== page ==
Michelsen may be gutted he didn’t leave with more points to show for a phenomenal effort as he raced through the pain.
He underwent checks at a Polish hospital on Monday and while the break is stable, doctors have ordered him to miss the Malilla round.
Posting on Instagram on Monday, he said: “Since the crash in Torun, I’ve been battling the pain of a broken ankle. The medial malleolus is broken all the way through which is bad news, but we already knew that Friday night.
“The good news is for the time being, despite having raced five meetings since the crash, the bones are still stable and sitting in the right position which means no surgery is needed.
“Unfortunately the pain has become unbearable and the doctor has submitted me to bed rest and light rehabilitation which means no @SpeedwayGP in Målilla Saturday.
“For how long I’ll be out, we don’t know yet but I will definitely do everything I can to be ready for the second final in Lublin (September 25). Thank you once again to Klinika Nieborowice and Doctor Krzysztof Onaczyszyn for the quick turnaround and professional approach as always.”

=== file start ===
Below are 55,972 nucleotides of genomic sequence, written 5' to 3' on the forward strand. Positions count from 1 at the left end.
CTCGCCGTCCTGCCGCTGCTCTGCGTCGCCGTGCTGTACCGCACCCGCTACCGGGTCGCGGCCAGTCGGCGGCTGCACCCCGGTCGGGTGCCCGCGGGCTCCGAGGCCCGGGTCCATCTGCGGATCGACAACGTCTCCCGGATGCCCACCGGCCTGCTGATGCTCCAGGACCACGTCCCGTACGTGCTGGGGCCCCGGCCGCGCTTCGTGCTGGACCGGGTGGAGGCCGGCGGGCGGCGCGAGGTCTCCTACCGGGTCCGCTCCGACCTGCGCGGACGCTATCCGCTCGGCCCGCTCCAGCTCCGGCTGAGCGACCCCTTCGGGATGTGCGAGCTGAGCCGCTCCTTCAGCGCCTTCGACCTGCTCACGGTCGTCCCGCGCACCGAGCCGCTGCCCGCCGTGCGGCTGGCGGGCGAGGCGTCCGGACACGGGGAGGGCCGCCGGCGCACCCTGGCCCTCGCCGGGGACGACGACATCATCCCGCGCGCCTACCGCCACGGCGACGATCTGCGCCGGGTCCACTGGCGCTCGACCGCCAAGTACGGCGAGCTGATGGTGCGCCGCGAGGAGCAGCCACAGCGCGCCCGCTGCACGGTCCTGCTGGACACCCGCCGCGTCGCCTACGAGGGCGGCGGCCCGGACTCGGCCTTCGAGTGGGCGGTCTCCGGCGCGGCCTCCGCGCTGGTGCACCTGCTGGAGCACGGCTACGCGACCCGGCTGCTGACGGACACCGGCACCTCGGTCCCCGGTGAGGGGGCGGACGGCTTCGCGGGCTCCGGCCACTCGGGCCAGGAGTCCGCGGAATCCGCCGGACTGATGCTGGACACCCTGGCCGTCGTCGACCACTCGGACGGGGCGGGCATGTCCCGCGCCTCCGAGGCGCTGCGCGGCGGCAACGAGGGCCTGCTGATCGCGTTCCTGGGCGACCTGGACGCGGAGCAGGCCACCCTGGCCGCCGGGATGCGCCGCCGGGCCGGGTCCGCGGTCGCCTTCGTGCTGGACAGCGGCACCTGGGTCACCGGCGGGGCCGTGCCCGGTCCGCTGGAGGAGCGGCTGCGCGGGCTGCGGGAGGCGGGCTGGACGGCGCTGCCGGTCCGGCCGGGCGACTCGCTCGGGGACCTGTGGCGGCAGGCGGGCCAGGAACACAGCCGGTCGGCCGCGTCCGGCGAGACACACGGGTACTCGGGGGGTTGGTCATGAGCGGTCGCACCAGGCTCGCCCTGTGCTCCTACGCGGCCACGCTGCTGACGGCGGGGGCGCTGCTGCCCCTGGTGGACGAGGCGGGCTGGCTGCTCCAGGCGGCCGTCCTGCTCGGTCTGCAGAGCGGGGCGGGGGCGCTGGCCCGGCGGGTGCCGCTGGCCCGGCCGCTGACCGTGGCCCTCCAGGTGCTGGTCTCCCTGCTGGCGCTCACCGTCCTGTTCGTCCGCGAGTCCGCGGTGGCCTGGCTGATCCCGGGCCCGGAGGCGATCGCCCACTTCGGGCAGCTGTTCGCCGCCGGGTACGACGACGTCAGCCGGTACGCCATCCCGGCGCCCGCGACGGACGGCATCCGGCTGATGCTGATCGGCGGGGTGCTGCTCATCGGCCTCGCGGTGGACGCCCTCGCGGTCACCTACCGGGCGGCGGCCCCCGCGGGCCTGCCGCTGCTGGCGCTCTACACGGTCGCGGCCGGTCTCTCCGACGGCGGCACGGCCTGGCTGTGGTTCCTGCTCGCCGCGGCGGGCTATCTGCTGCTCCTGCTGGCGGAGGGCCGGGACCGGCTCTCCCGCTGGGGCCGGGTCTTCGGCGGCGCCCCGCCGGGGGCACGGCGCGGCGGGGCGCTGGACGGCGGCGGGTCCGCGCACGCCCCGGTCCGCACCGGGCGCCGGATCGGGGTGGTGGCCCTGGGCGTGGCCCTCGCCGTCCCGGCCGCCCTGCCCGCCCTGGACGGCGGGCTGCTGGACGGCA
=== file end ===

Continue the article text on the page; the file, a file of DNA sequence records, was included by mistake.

Speaking after the meeting, Michelsen was rightly content with his performance. But admitted: “I feel like I have been run over by a truck.
“Apart from that, it was a pretty decent night. I am pretty happy with it. Of course I am a bit disappointed that I didn’t make it to the final. I finished second on the scorechart after the 20 races, so to be last in the semis and be ranked No. 8 on the night is disappointing.
“I came here and did everything I could, without being 100 per cent fit. I guess in the end I need to be happy with that.”
The Speedway GP paddock is made up of riders, mechanics, officials, sponsors and staff from all over the world. Many nations change their heads of state every four to eight years following an election.
But no matter where they arrived from, the Speedway GP family offered nothing but respect to one of the 20th and 21st century’s most dedicated and dignified leaders.
12 speedway star September 17, 2022